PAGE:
St. Lawrence Seaway Cargo Up 5% Over 2013

Maritime Activity Reports, Inc.

October 2, 2014

Compass Minerals transports rock salt using self-unloading vessels . Here a vessel is loaded at Compass Minerals’ Goderich, Ontario, mine. (Photo: Compass Minerals)

Compass Minerals transports rock salt using self-unloading vessels . Here a vessel is loaded at Compass Minerals’ Goderich, Ontario, mine. (Photo: Compass Minerals)

Total cargo shipments on the St. Lawrence Seaway have now surpassed 2013 levels by 5 percent due to strong North American import/export activity.

According to the St. Lawrence Seaway, total cargo tonnage from March 25 to September 30 reached 24.4 million metric tons.

Stephen Brooks, President of the Chamber of Marine Commerce, said, “September was another strong month for the St. Lawrence Seaway as marine shipping helped U.S. companies export products and import much-needed materials. Many people don’t realize that ships are regularly carrying a huge amount of trade between Canada and the U.S. via the Great Lakes-Seaway. For many companies, it is also the most cost-effective and direct route to import and export goods to and from European markets.”

Grain exports continue to be strong with total shipments (including Canada and the U.S.) reaching 6.8 million metric tons, up 70 percent over the same period last year. U.S. grain totaled 796,000 metric tons, up 15 percent over the same period last year.

Joe Cappel, Director of Cargo Development for the Toledo-Lucas County Port Authority, said, "Grain shipments from Toledo to Ontario and Quebec have been strong in August and September due to demand for corn for ethanol production and animal feed. Imports of steel from Canada and Italy have also been a steady contributor to our increases in general cargo shipments."

Corn shipments from Port of Toledo to Ontario and Quebec for ethanol production and animal feed, for example, increased significantly over the past two months.

The Seaway’s general cargo tonnage — including specialty steel imports as well as aluminum and oversized project cargo like machinery or wind turbines — as of September 30 had topped 1.9 million metric tons, up 73 percent. Specialty steel imports accounted for 1.7 million metric tons of that overall number.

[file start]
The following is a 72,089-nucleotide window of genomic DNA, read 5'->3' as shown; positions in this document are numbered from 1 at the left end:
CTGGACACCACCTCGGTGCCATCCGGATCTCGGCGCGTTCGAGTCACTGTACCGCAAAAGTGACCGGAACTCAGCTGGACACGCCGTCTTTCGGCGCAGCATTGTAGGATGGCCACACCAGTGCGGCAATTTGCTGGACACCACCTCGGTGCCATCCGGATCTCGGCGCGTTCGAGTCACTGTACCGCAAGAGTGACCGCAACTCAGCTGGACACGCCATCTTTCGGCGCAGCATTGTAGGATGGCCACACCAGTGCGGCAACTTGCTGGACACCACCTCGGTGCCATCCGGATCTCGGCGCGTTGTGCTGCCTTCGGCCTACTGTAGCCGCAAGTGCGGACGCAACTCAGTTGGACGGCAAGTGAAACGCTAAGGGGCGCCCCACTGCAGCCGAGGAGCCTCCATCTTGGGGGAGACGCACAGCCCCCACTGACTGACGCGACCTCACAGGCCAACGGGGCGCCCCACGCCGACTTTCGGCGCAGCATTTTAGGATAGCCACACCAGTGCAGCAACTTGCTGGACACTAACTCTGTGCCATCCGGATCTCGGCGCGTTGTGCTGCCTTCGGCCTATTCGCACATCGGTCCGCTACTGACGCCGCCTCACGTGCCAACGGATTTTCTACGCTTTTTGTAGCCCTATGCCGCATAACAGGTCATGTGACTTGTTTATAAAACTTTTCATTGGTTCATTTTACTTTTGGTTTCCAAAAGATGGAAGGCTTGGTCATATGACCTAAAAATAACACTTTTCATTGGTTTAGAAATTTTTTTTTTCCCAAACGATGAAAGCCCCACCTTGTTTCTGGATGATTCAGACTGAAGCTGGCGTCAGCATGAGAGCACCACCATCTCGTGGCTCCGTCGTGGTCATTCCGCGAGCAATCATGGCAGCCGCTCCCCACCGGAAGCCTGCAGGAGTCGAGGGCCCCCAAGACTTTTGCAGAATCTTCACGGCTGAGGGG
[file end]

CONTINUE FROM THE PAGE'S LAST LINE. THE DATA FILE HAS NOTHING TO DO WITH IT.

Steel has been a hot commodity throughout the Great Lakes region, with shipments from overseas heading to ports in Toledo, Cleveland, Detroit, Burns Harbor, Milwaukee, Oshawa and Hamilton to be used in domestic automobile production and construction.

The Port of Green Bay has also seen a 50 percent increase in foreign exports of petroleum products such as ethanol, diesel and gasoline for the period up to August 30. The products have been travelling to Sarnia, Ontario and the Montreal, Quebec region.

Dean Haen, Director, Brown County Port and Resource Recovery Department, said, "Cargo shipments through the Port of Green Bay are up 10 percent this season to date and that's factoring in a loss of six weeks of shipping season as we were one of the last ports to be ice-free. It's a reflection of our robust economy. We're seeing substantial volumes of limestone and petroleum coke coming into the port and petroleum products like ethanol, diesel and gasoline heading out for foreign export."

Municipal stockpiling of road salt ahead of the coming winter has also driven shipments via the Seaway up by 32 percent this season to 1.9 million metric tons.

These areas of strength have helped to offset decreases in shipments of other commodities through the navigation system.
 

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